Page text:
Soft, non-magnetic silvery white metal used in forming many hard, light alloys
High thermal and electrical conductivity
Light in weight (1/3 of iron, brass or copper)
Low Melting point – 1200⁰ F
Tensile strength 22,000 psi
Deficient in strength and soft – must be alloyed
High degree of corrosion resistance due to transparent film of oxide on its surface
Advantages: appearance & protection
Can be riveted, bolted, welded, brazed, and soldered.
Insulate from contact with other metals to prevent galvanic action (occurs between 2 dissimilar metals when enough moisture is present for electric current to flow. Will corrode one metal while plating the other)
Isolate from alkaline materials – wet concrete, mortar and plaster.
Used in extruded and sheet forms for secondary building elements – windows, doors, roofing, flashing, trim and hardware.
Structural framing – high strength aluminum alloys
Readily attacked by alkalis and hydrochloric acid and slowly attacked by dilute acids.
Easily worked and can be hot or cold rolled, extruded, forged, pressed, drawn, molded, stamped, bent and shaped.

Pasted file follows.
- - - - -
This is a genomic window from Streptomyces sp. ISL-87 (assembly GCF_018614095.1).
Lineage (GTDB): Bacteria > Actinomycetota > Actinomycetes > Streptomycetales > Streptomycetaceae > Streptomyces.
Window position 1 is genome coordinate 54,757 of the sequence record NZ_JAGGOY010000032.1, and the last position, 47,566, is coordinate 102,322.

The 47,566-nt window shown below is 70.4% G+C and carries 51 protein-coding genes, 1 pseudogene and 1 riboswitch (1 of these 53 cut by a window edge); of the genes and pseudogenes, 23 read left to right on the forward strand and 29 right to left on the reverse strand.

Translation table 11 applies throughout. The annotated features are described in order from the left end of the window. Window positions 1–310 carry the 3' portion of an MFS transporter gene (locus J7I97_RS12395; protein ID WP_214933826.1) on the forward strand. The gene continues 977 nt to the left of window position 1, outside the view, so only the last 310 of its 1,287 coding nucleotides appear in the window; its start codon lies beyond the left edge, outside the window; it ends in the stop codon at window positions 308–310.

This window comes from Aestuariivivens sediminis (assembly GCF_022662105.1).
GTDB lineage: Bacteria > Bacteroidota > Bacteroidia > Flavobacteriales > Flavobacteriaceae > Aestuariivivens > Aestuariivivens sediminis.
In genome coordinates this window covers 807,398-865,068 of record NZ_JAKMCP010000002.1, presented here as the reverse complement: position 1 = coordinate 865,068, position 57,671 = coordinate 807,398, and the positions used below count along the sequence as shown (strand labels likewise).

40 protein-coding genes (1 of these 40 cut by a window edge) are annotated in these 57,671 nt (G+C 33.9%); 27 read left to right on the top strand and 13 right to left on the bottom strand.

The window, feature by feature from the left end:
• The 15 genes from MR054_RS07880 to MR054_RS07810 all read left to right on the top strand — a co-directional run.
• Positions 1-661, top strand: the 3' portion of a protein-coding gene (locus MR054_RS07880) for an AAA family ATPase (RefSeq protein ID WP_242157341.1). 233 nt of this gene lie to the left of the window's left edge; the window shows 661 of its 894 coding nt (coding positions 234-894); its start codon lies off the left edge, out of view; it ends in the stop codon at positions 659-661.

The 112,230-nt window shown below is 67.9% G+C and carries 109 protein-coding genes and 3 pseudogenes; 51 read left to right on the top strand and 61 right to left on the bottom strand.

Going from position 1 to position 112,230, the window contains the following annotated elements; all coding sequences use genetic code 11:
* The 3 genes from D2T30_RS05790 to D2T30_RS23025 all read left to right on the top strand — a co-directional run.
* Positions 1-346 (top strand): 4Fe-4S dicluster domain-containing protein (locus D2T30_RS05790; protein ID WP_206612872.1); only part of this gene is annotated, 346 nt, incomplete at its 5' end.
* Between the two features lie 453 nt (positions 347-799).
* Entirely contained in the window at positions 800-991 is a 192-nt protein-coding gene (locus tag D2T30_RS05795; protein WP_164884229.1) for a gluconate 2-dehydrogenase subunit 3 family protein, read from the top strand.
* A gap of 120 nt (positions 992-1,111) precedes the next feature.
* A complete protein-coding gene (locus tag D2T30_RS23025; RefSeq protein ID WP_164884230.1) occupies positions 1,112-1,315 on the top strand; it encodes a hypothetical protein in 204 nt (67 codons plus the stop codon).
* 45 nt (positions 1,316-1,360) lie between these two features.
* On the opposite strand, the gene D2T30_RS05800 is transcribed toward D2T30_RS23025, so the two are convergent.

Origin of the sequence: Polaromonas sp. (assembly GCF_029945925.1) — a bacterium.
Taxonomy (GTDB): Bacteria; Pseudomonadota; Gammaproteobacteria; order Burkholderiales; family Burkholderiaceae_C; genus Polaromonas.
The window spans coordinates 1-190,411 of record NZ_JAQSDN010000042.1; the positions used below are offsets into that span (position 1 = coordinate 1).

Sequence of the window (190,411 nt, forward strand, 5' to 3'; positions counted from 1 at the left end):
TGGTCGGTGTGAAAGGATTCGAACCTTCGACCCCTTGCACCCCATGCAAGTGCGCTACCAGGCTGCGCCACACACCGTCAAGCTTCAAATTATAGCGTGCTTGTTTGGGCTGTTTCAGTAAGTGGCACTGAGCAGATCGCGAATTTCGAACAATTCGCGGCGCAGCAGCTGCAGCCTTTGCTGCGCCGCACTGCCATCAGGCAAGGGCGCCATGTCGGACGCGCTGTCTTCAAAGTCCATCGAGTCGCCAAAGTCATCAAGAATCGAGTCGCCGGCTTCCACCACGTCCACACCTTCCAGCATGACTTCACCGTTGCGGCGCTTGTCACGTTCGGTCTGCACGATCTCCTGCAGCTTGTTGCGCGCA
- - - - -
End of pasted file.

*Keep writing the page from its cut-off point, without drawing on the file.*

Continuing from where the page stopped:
Extrusion – process of shaping material by forcing it to flow through a shaped opening in a die.
Following pretreatment, controlled oxidixing process that produces a thicker, denser, harder oxide coating that adds durability
Exterior architectural application
Term applied to certain aluminum products and refers to the protective covering (cladding) applied, primarily for corrosion resistance, to thin sheets of alloy whose corrosion resistance has been decreased by the constituents added to give strength and other desirable characteristics.